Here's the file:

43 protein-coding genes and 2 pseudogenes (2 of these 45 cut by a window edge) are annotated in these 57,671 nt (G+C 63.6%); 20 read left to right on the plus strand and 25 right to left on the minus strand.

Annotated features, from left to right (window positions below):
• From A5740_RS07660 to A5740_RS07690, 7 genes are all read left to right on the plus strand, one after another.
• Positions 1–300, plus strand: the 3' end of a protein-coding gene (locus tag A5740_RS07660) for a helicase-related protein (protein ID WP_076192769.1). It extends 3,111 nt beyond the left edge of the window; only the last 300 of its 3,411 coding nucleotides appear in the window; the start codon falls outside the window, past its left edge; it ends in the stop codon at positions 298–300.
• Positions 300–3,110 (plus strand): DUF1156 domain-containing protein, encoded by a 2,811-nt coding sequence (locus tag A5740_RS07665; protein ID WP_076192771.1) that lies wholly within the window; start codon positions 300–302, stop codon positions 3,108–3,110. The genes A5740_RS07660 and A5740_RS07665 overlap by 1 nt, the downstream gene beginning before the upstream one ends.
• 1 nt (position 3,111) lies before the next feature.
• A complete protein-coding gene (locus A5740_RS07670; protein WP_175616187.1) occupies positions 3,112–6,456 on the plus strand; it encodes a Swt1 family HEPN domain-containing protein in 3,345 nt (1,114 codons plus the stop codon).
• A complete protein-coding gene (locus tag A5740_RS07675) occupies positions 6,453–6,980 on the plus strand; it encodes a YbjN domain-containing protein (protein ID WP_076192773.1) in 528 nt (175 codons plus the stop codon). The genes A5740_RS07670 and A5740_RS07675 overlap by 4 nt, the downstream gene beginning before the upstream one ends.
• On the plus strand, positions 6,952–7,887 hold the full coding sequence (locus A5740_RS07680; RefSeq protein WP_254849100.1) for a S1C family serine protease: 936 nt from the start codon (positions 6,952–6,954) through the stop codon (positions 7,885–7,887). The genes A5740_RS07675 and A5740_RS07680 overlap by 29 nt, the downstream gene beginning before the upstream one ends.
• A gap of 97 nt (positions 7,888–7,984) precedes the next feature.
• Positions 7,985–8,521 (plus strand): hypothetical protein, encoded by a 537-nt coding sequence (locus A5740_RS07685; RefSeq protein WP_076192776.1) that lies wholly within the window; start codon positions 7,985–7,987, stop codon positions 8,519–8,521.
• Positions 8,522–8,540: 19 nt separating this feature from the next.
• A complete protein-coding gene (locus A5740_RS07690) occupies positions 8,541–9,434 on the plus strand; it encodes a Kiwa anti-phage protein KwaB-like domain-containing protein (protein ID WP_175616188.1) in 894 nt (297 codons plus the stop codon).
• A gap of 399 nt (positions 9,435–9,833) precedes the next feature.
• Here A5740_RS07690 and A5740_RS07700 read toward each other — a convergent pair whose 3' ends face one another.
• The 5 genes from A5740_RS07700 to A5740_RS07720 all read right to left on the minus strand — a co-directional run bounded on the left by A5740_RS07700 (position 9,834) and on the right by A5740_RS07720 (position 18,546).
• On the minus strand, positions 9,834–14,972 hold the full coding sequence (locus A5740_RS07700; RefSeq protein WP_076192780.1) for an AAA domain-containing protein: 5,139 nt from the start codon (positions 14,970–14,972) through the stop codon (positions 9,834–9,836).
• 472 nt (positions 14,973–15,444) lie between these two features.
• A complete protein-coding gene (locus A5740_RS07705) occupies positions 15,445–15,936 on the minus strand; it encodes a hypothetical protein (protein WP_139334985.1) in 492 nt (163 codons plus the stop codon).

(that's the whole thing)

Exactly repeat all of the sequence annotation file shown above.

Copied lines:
43 protein-coding genes and 2 pseudogenes (2 of these 45 cut by a window edge) are annotated in these 57,671 nt (G+C 63.6%); 20 read left to right on the plus strand and 25 right to left on the minus strand.

Annotated features, from left to right (window positions below):
• From A5740_RS07660 to A5740_RS07690, 7 genes are all read left to right on the plus strand, one after another.
• Positions 1–300, plus strand: the 3' end of a protein-coding gene (locus tag A5740_RS07660) for a helicase-related protein (protein ID WP_076192769.1). It extends 3,111 nt beyond the left edge of the window; only the last 300 of its 3,411 coding nucleotides appear in the window; the start codon falls outside the window, past its left edge; it ends in the stop codon at positions 298–300.
• Positions 300–3,110 (plus strand): DUF1156 domain-containing protein, encoded by a 2,811-nt coding sequence (locus tag A5740_RS07665; protein ID WP_076192771.1) that lies wholly within the window; start codon positions 300–302, stop codon positions 3,108–3,110. The genes A5740_RS07660 and A5740_RS07665 overlap by 1 nt, the downstream gene beginning before the upstream one ends.
• 1 nt (position 3,111) lies before the next feature.
• A complete protein-coding gene (locus A5740_RS07670; protein WP_175616187.1) occupies positions 3,112–6,456 on the plus strand; it encodes a Swt1 family HEPN domain-containing protein in 3,345 nt (1,114 codons plus the stop codon).
• A complete protein-coding gene (locus tag A5740_RS07675) occupies positions 6,453–6,980 on the plus strand; it encodes a YbjN domain-containing protein (protein ID WP_076192773.1) in 528 nt (175 codons plus the stop codon). The genes A5740_RS07670 and A5740_RS07675 overlap by 4 nt, the downstream gene beginning before the upstream one ends.
• On the plus strand, positions 6,952–7,887 hold the full coding sequence (locus A5740_RS07680; RefSeq protein WP_254849100.1) for a S1C family serine protease: 936 nt from the start codon (positions 6,952–6,954) through the stop codon (positions 7,885–7,887). The genes A5740_RS07675 and A5740_RS07680 overlap by 29 nt, the downstream gene beginning before the upstream one ends.
• A gap of 97 nt (positions 7,888–7,984) precedes the next feature.
• Positions 7,985–8,521 (plus strand): hypothetical protein, encoded by a 537-nt coding sequence (locus A5740_RS07685; RefSeq protein WP_076192776.1) that lies wholly within the window; start codon positions 7,985–7,987, stop codon positions 8,519–8,521.
• Positions 8,522–8,540: 19 nt separating this feature from the next.
• A complete protein-coding gene (locus A5740_RS07690) occupies positions 8,541–9,434 on the plus strand; it encodes a Kiwa anti-phage protein KwaB-like domain-containing protein (protein ID WP_175616188.1) in 894 nt (297 codons plus the stop codon).
• A gap of 399 nt (positions 9,435–9,833) precedes the next feature.
• Here A5740_RS07690 and A5740_RS07700 read toward each other — a convergent pair whose 3' ends face one another.
• The 5 genes from A5740_RS07700 to A5740_RS07720 all read right to left on the minus strand — a co-directional run bounded on the left by A5740_RS07700 (position 9,834) and on the right by A5740_RS07720 (position 18,546).
• On the minus strand, positions 9,834–14,972 hold the full coding sequence (locus A5740_RS07700; RefSeq protein WP_076192780.1) for an AAA domain-containing protein: 5,139 nt from the start codon (positions 14,970–14,972) through the stop codon (positions 9,834–9,836).
• 472 nt (positions 14,973–15,444) lie between these two features.
• A complete protein-coding gene (locus A5740_RS07705) occupies positions 15,445–15,936 on the minus strand; it encodes a hypothetical protein (protein WP_139334985.1) in 492 nt (163 codons plus the stop codon).